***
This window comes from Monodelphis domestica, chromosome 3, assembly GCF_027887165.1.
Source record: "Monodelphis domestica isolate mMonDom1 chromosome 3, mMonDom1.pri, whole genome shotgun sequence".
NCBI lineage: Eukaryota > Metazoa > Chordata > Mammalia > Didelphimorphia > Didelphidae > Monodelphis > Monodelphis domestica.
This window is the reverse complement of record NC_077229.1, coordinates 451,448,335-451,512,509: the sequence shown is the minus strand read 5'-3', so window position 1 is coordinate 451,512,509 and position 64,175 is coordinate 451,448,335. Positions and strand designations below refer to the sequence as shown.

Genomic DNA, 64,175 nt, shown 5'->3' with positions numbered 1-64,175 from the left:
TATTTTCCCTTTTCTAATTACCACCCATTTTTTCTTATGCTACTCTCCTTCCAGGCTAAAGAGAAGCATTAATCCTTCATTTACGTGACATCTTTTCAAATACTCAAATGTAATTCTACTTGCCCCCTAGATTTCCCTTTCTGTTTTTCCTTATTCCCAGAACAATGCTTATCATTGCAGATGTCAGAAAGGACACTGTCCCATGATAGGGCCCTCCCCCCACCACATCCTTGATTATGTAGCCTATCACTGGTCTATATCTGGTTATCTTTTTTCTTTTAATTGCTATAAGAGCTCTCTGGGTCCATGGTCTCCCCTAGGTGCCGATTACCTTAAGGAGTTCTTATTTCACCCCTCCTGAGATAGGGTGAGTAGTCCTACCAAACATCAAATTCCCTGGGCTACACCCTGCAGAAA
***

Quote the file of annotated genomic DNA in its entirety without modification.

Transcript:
This window comes from Monodelphis domestica, chromosome 3, assembly GCF_027887165.1.
Source record: "Monodelphis domestica isolate mMonDom1 chromosome 3, mMonDom1.pri, whole genome shotgun sequence".
NCBI lineage: Eukaryota > Metazoa > Chordata > Mammalia > Didelphimorphia > Didelphidae > Monodelphis > Monodelphis domestica.
This window is the reverse complement of record NC_077229.1, coordinates 451,448,335-451,512,509: the sequence shown is the minus strand read 5'-3', so window position 1 is coordinate 451,512,509 and position 64,175 is coordinate 451,448,335. Positions and strand designations below refer to the sequence as shown.

Genomic DNA, 64,175 nt, shown 5'->3' with positions numbered 1-64,175 from the left:
TATTTTCCCTTTTCTAATTACCACCCATTTTTTCTTATGCTACTCTCCTTCCAGGCTAAAGAGAAGCATTAATCCTTCATTTACGTGACATCTTTTCAAATACTCAAATGTAATTCTACTTGCCCCCTAGATTTCCCTTTCTGTTTTTCCTTATTCCCAGAACAATGCTTATCATTGCAGATGTCAGAAAGGACACTGTCCCATGATAGGGCCCTCCCCCCACCACATCCTTGATTATGTAGCCTATCACTGGTCTATATCTGGTTATCTTTTTTCTTTTAATTGCTATAAGAGCTCTCTGGGTCCATGGTCTCCCCTAGGTGCCGATTACCTTAAGGAGTTCTTATTTCACCCCTCCTGAGATAGGGTGAGTAGTCCTACCAAACATCAAATTCCCTGGGCTACACCCTGCAGAAA